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Risk Management User Group. November 29, 2006. WELCOME Michael L. Hay, CRM, CGFM, CPPM. MEETING AGENDA. 8:30 – 9:00 Healthcare Networks Jonathan Bow 9:00 – 9:30 Return to Work Gordon Leff FY06 Claims Update 9:30 – 10:30 Travel Safety Officer Garry Parker

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Risk Management User Group


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    1. Risk Management User Group November 29, 2006

    2. WELCOMEMichael L. Hay, CRM, CGFM, CPPM

    3. MEETING AGENDA 8:30 – 9:00 Healthcare Networks Jonathan Bow 9:00 – 9:30 Return to Work Gordon Leff FY06 Claims Update 9:30 – 10:30 Travel Safety Officer Garry Parker 10:30 – 10:45 BREAK 10:45 – 11:15 SORM 200 Update Mary Loza 11:15 – 11:30 Training Updates Brad Prais 11:30 – 12:00 Loss Trending Benny Vanden Avond Cost of Risk

    4. HEALTHCARE NETWORKS Jonathan Bow Executive Director

    5. CLAIMS UPDATE Gordon Leff Deputy Director Claims Operations

    6. Return to Work and Stay at Work Bona Fide Offers of Employement

    7. Texas Workers' Compensation Act (Labor Code, Title 5, Subtitle A, Section 412.051) • A program designed to assist employees who sustain compensable injuries to return to work

    8. Potential benefits in return-to- work program Immediate savings when TIBS cease

    9. Other Benefits to the Employer - Direct Savings: • Productivity increases and human resources are utilized to the maximum extent • Wage costs for substitute employees are saved. • Litigation costs are normally prevented or reduced • Possible reduction or ending of medical costs

    10. Benefits to the Employer - Indirect Savings: • Work delays and business interruptions are eliminated when the experienced employee returns to work. • Co-workers are not required to perform extra duties to compensate for the absent employee. • Communications and relations between employees and management are enhanced. • Recruitment and staff training costs of new or substitute employees are saved. • Goodwill and a positive image with the public and employees are created, as the employer is perceived as a caring employer

    11. Benefits to the Injured Workers: • Employee concerns about continued employment are resolved. • Full or partial wages are earned which brings the employee's income closer to pre-injury wages than workers' compensation temporary income benefits alone. • They remain active and mobile when returned to the productive workforce. • Self-esteem, morale and personal security are maintained or restored through gainful employment and a productive life style. • Stress, boredom, and depression associated with the injury/illness and being out of work are reduced or eliminated, not only for the injured worker, but for the family or significant others. • Physical conditioning through a work-life discipline is maintained.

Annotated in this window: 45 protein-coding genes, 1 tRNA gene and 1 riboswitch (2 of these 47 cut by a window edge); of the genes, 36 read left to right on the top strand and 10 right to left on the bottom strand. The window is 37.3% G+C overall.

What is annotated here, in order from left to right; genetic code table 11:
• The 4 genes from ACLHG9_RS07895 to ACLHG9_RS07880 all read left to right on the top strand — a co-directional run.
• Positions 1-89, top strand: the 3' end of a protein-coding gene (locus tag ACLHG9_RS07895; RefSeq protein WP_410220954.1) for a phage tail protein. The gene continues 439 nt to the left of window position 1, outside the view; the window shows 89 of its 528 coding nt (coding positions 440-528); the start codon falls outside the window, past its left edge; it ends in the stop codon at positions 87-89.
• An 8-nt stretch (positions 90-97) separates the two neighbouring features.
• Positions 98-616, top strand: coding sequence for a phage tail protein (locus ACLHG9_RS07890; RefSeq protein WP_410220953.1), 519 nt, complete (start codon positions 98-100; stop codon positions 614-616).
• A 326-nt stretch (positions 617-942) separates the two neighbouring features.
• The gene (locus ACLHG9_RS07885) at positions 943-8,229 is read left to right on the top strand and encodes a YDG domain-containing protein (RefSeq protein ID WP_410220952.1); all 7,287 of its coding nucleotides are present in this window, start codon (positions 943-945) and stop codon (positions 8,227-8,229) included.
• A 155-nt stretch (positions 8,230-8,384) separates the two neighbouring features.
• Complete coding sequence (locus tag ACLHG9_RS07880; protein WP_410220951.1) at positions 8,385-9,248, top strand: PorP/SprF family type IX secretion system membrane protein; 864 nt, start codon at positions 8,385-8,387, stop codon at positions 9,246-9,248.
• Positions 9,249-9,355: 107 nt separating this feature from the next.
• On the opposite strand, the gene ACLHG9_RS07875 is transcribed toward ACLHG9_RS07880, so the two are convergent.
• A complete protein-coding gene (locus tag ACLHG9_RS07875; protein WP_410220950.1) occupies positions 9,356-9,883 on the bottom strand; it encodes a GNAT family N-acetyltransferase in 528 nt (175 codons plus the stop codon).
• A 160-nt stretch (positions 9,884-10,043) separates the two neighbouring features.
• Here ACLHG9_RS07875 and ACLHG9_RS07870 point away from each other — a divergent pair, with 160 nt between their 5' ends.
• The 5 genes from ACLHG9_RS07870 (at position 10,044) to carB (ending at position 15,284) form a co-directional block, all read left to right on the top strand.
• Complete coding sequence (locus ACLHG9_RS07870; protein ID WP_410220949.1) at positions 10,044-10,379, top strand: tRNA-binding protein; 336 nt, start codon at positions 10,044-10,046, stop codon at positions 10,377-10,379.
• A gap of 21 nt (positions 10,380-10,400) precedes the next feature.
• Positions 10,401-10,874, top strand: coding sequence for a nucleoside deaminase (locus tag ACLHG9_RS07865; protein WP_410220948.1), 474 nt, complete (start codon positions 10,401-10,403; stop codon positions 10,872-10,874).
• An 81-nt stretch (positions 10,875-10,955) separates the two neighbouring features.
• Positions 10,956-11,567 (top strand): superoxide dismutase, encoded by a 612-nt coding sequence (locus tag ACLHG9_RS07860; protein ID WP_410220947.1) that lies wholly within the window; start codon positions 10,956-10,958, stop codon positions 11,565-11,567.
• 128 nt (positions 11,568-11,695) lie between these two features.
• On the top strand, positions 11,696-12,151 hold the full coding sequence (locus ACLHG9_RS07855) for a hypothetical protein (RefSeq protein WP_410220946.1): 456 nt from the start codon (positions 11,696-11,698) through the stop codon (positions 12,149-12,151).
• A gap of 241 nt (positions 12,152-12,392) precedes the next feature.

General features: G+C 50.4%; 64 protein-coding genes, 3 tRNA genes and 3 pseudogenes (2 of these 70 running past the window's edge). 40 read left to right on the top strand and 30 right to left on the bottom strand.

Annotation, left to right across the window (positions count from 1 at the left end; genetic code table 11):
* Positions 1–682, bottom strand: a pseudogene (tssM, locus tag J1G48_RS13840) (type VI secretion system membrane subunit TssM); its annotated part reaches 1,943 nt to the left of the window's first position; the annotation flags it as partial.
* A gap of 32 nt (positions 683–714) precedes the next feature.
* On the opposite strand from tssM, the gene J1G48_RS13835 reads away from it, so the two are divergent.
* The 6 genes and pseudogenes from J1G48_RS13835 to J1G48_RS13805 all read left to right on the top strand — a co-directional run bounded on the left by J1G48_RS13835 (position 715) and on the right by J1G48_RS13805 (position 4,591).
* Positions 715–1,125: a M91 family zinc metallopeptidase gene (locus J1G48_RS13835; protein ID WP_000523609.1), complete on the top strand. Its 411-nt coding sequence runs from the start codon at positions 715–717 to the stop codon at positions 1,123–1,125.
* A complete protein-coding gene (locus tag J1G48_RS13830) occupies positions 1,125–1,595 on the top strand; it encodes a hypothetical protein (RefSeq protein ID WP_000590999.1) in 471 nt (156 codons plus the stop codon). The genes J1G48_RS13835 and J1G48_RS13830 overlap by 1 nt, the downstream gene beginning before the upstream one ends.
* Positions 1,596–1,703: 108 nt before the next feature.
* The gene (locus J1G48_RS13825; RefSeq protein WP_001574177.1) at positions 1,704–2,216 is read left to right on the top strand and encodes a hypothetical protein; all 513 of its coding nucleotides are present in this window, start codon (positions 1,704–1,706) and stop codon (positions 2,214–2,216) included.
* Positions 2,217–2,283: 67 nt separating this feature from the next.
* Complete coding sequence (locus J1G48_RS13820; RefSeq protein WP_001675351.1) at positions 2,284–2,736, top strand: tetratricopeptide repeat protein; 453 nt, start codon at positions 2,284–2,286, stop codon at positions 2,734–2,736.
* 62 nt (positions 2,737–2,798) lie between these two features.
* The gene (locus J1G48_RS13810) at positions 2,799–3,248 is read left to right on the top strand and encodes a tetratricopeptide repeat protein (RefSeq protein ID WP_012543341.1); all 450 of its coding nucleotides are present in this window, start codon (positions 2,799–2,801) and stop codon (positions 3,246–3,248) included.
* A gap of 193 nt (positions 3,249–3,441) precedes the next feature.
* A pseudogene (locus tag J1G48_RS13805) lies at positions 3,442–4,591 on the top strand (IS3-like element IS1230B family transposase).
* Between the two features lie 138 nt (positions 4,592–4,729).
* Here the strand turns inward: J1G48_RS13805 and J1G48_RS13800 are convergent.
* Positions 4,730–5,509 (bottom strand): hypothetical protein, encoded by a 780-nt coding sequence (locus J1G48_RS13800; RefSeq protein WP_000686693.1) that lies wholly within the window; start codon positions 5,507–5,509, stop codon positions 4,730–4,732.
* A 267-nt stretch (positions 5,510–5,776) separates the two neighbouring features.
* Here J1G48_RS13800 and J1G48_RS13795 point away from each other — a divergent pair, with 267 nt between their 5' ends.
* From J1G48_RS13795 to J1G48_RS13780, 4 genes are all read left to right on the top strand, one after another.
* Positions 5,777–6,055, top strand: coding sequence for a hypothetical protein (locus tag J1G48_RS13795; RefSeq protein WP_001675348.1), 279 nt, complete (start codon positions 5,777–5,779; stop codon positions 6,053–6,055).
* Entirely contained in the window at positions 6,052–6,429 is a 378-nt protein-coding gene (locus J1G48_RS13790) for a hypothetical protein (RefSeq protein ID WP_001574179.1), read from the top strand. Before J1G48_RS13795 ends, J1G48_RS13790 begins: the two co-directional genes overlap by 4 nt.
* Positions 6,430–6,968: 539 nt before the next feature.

12. Your front-line supervisors must be on board!

    13. Successful return-to-work programs • Knowledgeable, proactive return to work coordinator • Continuous education and training • Job descriptions • Job hazard analysis • On-going identification of positions suitable for alternate duty assignments • Written communications • Early intervention and prompt, sympathetic regard • Consistent application of a detailed return to work policy and procedures • Forms • Accurate and systematic evaluation

    14. You and Your front-line supervisors must be on board!

    15. http://www.sorm.state.tx.us/Workers-Compensation/Return to Work Programs • "Position Description” • DWC 73 "Return-to-Work Status" • SORM 85 Return To Work Policy • Bona-fide Job Offer of Employment Notification

    16. Bona-Fide Offer of Employment

    17. First: • a) An employer or insurance carrier may request the treating doctor provide a Work Status Report by providing the treating doctor a set of functional job descriptions which list modified duty positions which the employer has available for the injured employee to work. The functional job descriptions must include descriptions of the physical and time requirements of the positions.

    18. Second: • (b) An employer may offer an employee a modified duty position which has restricted duties which are within the employee's work abilities asdetermined by the employee's treating doctor.